“For after death Time withdraws from the body…” —Proust
We all know now that the time-reversal invariance governing micro-level statistical mechanics maps by a simple equation onto the macroworld, making “time travel” a quite startling possibility… but damn it! The first time you go back there is nothing like it.
I know all that first person ChronoSwooping storytelling has become a cliche here on Substack, where let’s face it, anyone can write pretty much whatever they want no matter how forgiving and derivative. Nevertheless, I think I have some unusual insights to share, which stem from my own experience but which may offer general lessons about the nature and significance of time travel, both the original and long-banned method of ” body transit” as well as the newer and more streamlined ChronoSwoop.
It’s not just because I spent a few years in the archives of the Stadzbybliotiēka of the Margravate of East K****, poring over the notebooks in which Quast first landed on the equation of Quast, while at the same time noting various philosophical reflections on the nature of the Divine Tempus – as he called it – which have been largely overlooked by other scholars. It’s also because I used the ChronoSwoop app in a way expressly forbidden by its creators, and even by the federal government. In light of this, while I am writing this product review for Substack and in the emerging “Substack style”, until the law changes or I permanently deviate from the present chronologically, I will publish this article only on the Hinternet-based oglinda Substack (Romanian for “looking-glass”, a hacking neologism allegedly coined by Guccifer 3.0), which I am told is undetectable, remaining entirely unknown even to the founders of the original company . Crossed fingers.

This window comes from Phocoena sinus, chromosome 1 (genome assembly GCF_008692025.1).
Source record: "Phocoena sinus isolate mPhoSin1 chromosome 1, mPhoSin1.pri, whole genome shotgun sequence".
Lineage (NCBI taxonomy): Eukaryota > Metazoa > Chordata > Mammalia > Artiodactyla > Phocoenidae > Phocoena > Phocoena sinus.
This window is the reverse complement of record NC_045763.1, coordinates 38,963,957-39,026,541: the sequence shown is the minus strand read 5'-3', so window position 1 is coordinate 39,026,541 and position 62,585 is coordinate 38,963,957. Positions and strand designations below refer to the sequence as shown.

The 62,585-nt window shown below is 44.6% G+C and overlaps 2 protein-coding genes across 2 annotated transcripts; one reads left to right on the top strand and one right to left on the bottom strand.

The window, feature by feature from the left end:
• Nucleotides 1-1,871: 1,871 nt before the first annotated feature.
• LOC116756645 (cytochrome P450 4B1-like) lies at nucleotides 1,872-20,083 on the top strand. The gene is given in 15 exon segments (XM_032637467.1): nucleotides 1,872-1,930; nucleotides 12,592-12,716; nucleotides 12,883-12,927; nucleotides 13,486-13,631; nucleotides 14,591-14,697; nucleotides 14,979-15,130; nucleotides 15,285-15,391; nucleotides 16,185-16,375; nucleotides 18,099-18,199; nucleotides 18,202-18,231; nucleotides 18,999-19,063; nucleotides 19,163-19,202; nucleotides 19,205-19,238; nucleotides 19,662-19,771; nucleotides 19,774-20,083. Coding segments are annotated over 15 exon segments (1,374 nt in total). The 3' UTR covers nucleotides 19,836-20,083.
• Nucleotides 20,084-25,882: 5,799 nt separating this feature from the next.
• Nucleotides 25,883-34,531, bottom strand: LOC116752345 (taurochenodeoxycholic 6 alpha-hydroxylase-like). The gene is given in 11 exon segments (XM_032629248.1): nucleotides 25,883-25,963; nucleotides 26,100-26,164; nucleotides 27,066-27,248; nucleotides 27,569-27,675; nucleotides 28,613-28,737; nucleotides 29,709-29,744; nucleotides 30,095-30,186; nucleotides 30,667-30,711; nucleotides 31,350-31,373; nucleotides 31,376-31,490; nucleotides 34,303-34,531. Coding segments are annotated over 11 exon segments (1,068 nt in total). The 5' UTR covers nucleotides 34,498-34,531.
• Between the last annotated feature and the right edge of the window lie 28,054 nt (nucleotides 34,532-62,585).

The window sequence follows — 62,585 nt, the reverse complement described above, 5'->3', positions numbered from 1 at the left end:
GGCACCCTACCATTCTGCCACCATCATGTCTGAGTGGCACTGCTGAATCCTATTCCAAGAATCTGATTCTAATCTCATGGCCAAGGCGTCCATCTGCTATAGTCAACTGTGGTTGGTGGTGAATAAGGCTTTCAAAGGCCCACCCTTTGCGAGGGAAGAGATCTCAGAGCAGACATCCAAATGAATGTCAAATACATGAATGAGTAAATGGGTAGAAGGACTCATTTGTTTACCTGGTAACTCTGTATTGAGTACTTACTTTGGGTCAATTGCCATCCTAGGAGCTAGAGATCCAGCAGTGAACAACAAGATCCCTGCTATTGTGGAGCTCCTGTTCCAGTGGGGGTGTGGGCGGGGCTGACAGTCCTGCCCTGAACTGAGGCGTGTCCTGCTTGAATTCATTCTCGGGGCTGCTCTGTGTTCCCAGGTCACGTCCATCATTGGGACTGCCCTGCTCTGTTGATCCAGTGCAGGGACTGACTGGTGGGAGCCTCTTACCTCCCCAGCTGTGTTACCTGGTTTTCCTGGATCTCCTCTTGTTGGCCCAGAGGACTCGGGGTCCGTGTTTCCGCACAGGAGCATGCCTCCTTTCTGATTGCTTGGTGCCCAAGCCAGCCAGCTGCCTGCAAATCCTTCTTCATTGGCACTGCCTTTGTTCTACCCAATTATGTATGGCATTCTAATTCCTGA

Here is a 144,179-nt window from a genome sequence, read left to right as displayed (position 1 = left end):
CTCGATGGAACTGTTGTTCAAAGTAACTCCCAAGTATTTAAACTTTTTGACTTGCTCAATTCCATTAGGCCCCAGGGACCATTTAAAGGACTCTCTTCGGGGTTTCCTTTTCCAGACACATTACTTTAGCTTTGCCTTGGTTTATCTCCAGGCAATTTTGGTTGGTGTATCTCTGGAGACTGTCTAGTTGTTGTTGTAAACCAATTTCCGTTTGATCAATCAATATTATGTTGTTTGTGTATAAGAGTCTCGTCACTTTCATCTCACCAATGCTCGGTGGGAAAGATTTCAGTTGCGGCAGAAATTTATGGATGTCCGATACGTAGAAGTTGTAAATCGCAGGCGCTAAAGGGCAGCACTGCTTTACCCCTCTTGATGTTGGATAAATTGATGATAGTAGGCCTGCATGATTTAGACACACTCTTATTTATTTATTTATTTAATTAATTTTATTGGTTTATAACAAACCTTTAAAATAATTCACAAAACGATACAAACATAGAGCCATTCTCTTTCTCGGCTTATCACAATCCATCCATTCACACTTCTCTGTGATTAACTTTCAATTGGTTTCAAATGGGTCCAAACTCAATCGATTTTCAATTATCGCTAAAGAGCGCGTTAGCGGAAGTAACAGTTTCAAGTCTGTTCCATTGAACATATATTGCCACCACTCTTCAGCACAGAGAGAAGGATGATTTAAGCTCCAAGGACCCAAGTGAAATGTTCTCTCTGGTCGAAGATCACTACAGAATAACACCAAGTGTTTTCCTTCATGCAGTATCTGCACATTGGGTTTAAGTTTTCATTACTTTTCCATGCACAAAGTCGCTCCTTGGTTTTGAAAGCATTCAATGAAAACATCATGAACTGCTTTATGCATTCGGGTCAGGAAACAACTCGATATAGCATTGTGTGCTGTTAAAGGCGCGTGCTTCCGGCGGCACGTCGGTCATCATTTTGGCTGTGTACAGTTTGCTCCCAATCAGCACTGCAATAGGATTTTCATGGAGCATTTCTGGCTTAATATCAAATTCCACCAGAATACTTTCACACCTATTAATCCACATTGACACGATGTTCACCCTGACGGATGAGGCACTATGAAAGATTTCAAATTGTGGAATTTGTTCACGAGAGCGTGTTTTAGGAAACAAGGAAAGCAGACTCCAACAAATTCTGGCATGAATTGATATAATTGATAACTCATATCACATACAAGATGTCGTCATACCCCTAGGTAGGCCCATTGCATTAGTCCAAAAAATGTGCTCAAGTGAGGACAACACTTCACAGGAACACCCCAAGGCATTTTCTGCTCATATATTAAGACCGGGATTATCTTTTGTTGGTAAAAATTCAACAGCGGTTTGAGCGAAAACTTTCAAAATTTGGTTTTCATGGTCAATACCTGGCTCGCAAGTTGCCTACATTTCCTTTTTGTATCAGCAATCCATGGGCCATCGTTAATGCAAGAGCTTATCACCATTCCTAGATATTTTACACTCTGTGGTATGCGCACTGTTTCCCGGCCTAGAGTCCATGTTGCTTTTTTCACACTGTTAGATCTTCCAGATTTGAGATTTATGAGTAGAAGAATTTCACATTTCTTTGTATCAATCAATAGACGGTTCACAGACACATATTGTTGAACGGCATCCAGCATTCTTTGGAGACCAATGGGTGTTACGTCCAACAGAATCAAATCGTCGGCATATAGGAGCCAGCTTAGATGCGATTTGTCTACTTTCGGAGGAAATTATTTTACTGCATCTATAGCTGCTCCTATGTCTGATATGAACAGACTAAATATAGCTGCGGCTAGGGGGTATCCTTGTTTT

Perhaps some readers of this oglinda will appreciate a brief summary of what has happened in the world of time travel since Quast came up with his equation in 1962. I don’t know what kind of information has been circulating here , and I don’t know. I don’t want anyone to feel left out.
The early 1960s saw great leaps forward not only in time travel technology, but also in teletransportation technology – that is, the dematerialization of the body, and its rematerialization elsewhere, but without any measurable “metachrony”. By late 1966, poorly regulated teleporters had begun popping up on the state fair circuit, tricking daredevils into ever dumber stunts. But this practice was already curtailed the following year, when, expecting to reappear kneeling before his sweetheart Deb at the stables with a ring in his hand, Roy Bouwsma, aka “the Omaha Kid”, rematerialized instead. with the stable door cutting straight through the center of his body from groin to skull – half of him collapsing at Deb’s feet, the other half falling, like a neat cross-section carefully made for the anatomy students, in the stable with Deb’s confused horse, Clem.
But while that excruciating moment, broadcast live on KMTV, nipped the new craze in the bud, the underlying technology had already been adapted for use in what was then called “Tempus-Gliding”, which didn’t had only the apparent advantage of concealing from those in the present any potential mishaps in the traveler’s rematerialization to the past. Of course, the crashes kept happening, and their news eventually trickled down from the past to the present, leading to all sorts of familiar paradoxes in the space-time continuum. Tempus-Gliding, like any metachronic technology relying on bodily transit, was a door wide open to all the crazy scenarios we know of from science fiction time travel tropes going back at least to HG Wells: adults returning to the past and meeting each other as children, meeting their parents before they were even born, never being born and so suddenly disappearing, and so on. In the late 1960s, people, and sometimes entire families, entire bloodlines, were disappearing daily (just remember the 1969 Harris family reunion in Provo!). You could almost never tell exactly why, since the past traveler who would unwittingly wipe out all his descendants had often, in the present, never even tried Tempus-Gliding.